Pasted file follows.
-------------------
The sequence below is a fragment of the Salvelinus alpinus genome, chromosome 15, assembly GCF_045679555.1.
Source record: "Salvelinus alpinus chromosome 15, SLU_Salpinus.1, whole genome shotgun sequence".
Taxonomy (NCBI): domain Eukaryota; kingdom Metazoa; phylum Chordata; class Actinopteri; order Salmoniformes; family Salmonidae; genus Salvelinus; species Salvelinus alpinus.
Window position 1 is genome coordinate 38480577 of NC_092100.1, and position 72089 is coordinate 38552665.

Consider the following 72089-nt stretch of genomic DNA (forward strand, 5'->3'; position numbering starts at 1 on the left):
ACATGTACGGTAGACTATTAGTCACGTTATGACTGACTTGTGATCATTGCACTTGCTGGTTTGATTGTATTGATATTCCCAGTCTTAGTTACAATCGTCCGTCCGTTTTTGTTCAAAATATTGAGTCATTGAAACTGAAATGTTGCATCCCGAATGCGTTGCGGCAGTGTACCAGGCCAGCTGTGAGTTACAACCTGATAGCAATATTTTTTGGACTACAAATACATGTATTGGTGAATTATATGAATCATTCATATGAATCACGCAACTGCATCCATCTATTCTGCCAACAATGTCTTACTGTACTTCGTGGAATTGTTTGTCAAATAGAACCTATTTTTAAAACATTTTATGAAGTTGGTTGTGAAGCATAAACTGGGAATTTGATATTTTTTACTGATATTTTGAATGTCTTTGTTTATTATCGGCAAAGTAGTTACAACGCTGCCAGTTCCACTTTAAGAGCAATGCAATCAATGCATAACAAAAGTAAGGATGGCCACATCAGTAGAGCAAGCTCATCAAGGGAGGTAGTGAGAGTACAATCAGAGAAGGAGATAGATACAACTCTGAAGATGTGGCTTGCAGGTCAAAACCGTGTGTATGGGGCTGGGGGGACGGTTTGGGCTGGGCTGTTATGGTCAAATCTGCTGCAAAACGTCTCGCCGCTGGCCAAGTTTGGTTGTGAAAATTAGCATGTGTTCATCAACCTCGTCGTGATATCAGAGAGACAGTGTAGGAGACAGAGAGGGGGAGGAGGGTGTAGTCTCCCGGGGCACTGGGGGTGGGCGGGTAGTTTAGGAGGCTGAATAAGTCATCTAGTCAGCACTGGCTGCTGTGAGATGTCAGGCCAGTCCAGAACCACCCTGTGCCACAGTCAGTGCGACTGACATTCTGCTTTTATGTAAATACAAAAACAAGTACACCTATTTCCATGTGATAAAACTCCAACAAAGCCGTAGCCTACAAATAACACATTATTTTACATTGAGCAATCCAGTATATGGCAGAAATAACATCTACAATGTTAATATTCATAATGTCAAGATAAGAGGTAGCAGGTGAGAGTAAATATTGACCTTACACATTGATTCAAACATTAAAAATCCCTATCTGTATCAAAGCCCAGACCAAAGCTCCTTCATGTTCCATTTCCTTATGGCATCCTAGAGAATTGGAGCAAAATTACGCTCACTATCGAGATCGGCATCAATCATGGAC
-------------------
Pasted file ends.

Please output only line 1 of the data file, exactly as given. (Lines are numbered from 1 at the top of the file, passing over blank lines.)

The sequence below is a fragment of the Salvelinus alpinus genome, chromosome 15, assembly GCF_045679555.1.